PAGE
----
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While his high-school classmates were blowing their money on burritos and concert tickets, Truman Hale was saving up for a Tesla. In March of last year, after years of penny pinching, he plunked down a $1,000 deposit on a Model 3.

Now a 21-year-old student at Arizona State University, he’s eager for more information about what will be his first car, which he hopes will be delivered before graduating in December 2018. “I want to only own electric cars,” he said. “I’m riding a bike because I’m saving for this car.”

Hale is one of hundreds of thousands of Model 3 reservation holders in limbo, with deposits paid but little clarity about the status of their car — when they’ll get it, which options it’ll come with and what price they’ll ultimately pay.

Many are hoping Tesla Inc.’s Chief Executive Officer Elon Musk will enlighten them at the handover party for the first 30 customers being webcast Friday.

The Model 3, a more accessible Tesla for those who can’t afford the Model S or X,has inspired fervor among electric-car enthusiasts and Musk fans. Priced at $35,000 before options or incentives, it will be Tesla’s least-expensive vehicle yet, and excitement over its impending release has helped drive the Palo Alto, California-based carmaker’s shares up 60 percent this year. Still, the lack of information has some reservation holders getting antsy.

Tesla reported last spring that 373,000 people had placed deposits for the Model 3 and hasn’t given updated reservation figures since. Those who have put down deposits don’t know where they fall in the wait list or what month or year their new cars will be available. A Tesla spokesperson said more details will be released Friday and declined to comment further.

The lack of information received from Tesla “makes me 100 percent more nervous,” said Patrick Herrity, a 34-year-old business consultant in Virginia who made his Model 3 reservation online. He said he understands the company is being secretive to ward off competitors but hopes this week’s event will shed more light on his next ride.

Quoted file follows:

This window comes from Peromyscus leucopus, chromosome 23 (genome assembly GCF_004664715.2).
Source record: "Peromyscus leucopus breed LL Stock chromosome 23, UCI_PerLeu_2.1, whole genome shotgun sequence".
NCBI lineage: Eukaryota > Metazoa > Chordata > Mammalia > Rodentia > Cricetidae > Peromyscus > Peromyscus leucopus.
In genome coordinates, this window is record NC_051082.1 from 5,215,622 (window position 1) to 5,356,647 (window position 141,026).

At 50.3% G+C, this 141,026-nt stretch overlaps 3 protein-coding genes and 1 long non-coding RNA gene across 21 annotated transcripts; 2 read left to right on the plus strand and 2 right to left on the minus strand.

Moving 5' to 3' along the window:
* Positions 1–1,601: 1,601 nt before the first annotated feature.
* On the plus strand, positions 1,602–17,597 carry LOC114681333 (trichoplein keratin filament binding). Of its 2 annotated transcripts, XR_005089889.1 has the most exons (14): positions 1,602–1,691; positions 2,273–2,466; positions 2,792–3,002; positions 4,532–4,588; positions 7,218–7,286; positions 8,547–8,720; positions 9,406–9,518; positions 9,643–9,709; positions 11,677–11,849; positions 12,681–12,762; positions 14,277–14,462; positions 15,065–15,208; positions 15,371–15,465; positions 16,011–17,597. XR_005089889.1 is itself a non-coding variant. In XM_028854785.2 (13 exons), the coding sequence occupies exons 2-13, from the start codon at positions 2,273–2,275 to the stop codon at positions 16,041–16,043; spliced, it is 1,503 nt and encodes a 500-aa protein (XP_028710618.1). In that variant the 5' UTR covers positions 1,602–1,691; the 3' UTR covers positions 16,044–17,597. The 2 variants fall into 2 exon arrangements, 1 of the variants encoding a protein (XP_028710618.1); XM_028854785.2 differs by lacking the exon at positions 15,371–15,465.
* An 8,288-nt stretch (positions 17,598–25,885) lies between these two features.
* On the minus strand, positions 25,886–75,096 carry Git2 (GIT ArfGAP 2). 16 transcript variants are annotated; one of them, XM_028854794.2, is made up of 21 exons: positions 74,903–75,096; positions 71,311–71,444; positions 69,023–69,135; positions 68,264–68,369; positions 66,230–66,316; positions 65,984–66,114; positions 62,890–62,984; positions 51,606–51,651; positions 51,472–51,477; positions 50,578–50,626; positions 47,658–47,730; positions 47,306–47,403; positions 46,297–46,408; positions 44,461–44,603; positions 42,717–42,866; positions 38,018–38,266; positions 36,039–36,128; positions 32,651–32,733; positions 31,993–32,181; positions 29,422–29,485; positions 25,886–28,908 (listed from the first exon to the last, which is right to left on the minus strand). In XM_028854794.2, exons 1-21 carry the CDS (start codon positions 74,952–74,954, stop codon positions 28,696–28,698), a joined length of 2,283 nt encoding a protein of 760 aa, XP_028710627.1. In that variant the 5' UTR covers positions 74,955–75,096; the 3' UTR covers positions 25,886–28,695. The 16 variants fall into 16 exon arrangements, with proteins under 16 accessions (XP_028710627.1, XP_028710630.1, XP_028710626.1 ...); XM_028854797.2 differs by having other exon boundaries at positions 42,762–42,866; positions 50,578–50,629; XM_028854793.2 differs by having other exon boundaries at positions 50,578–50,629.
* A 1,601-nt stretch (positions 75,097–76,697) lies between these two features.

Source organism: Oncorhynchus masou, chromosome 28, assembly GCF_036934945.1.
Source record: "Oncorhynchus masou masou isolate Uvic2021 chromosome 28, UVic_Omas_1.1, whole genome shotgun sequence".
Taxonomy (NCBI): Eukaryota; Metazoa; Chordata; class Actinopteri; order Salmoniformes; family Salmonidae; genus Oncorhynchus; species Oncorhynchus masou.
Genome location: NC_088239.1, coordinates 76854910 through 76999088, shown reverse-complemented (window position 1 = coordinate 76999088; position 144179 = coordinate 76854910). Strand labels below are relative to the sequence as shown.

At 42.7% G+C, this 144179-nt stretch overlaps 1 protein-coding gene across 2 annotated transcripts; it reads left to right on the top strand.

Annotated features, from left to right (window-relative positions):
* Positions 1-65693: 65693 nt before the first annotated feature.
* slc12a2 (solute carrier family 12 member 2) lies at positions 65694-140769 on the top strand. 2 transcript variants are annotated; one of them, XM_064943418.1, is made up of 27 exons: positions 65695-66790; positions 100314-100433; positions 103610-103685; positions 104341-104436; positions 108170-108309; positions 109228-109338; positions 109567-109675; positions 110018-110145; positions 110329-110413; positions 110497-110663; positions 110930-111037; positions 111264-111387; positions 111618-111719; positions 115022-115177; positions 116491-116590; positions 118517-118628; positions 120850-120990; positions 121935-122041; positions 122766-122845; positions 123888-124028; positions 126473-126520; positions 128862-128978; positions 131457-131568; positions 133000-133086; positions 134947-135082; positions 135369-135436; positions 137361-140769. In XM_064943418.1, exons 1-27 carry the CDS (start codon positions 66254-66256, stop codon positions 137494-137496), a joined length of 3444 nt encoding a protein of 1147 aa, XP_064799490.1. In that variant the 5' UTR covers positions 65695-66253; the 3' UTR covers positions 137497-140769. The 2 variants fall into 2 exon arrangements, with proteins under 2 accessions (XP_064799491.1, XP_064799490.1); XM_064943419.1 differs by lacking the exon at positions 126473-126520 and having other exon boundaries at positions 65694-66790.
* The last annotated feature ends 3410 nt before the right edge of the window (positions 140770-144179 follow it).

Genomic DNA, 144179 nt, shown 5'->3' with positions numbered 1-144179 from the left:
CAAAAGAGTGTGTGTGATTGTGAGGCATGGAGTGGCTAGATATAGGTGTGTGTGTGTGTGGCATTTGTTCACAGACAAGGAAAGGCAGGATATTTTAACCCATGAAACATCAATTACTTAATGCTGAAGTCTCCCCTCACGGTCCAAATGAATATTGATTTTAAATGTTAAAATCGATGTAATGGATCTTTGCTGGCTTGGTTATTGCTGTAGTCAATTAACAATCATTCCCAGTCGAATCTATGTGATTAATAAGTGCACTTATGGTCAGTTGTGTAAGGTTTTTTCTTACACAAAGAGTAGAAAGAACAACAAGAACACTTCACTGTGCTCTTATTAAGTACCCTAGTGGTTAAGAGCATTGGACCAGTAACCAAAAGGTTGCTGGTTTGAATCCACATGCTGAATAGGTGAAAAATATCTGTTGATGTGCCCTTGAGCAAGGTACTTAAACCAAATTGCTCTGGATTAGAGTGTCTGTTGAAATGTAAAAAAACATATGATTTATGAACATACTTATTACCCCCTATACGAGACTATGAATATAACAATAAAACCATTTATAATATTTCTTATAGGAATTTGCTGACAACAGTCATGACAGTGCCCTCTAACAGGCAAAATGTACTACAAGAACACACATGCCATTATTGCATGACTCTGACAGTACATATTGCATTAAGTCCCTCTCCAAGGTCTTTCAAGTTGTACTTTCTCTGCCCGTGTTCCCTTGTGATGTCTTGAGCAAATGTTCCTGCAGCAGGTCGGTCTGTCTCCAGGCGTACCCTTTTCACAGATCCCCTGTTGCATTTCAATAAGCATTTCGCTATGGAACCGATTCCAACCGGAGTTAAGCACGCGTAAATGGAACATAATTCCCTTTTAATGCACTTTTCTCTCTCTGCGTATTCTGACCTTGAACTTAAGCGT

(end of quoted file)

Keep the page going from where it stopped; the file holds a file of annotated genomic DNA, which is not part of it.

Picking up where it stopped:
What Herrity wants is a fully-loaded Model 3 with all-wheel drive and a sunroof — options that won’t be available in the first cars to roll off the assembly line in Fremont, California.

Musk has said the Model 3 will initially be built with the simplest design, unlike the feature-heavy Model X sport utility, which was plagued by early production problems.

Additional options will come later, but Herrity said he doesn’t know whether they’ll be available by the time his number’s called. “I’ve been driving the 2009 Corolla that I bought out of college,” he said. “I want a fun, new car to drive.”

The longer reservation holders have to wait, the more expensive their cars may end up being. The U.S. begins to phase out the $7,500 federal tax credit buyers receive for purchasing electric cars once each manufacturer has sold 200,000 vehicles. Tesla likely will cross that threshold in 2018, according to Bloomberg New Energy Finance projections.

Tesla aims to produce 100 Model 3s in August and more than 1,500 in September, then ramp up to a targeted rate of 20,000 a month in December.

Some would-be Model 3 buyers may not be willing to wait. Hilary Bumgarner, who works for a technology company outside of Sacramento, California, said she is considering canceling her Model 3 reservation. She wants to see what the Model 3 would cost with her desired upgrades, and if she can’t get it by the end of the year, Bumgarner said she’ll instead buy a used Model S.

Musk has encouraged reservation holders to upgrade to the higher-priced Model S, rather than wait for a no-frills Model 3. In May, he told analysts that Tesla’s net reservations for the Model 3 “continue to climb week after week” and declined to give specifics.

Bumgarner said she thought she would receive notice about her spot in line but Tesla hasn’t delivered any news. “I’m somewhere in the first couple hundred thousand,” she said.

Model S tops in ratings again

Tesla Inc.’s Model S recaptured Consumer Reports’ top rating for ultra-luxury sedans after the electric-car maker updated its vehicle software to fully restore an automatic emergency braking system.

The magazine boosted the Model S sedan’s rating Tuesday when it confirmed that the upper limit of Tesla’s automatic braking system was 90 miles per hour, as with the vehicles the automaker built before October. In April, Consumer Reports downgraded the Model S by two points on its 100-point scale after Tesla took months to deploy the feature on its newer vehicles.

Tesla and other carmakers are racing to equip more cars and trucks with systems that use collision-detecting sensors to slow or stop vehicles before a crash. Twenty manufacturers said in March 2016 that they would equip almost all vehicles with automatic emergency braking by 2022. Consumer Reports awards extra points to companies that offer it standard.

“Automakers should never treat safety as a luxury item,” William Wallace, a policy analyst for Consumers Union, the policy arm of Consumer Reports, said in an emailed statement. “Proven, life-saving safety features should be in every new car sold, and automakers certainly should not wait until 2022 to make automatic emergency braking standard.”

Tesla’s Model X also regained points, though the sport utility vehicle continues to rank near the bottom of its category, Consumer Reports said.

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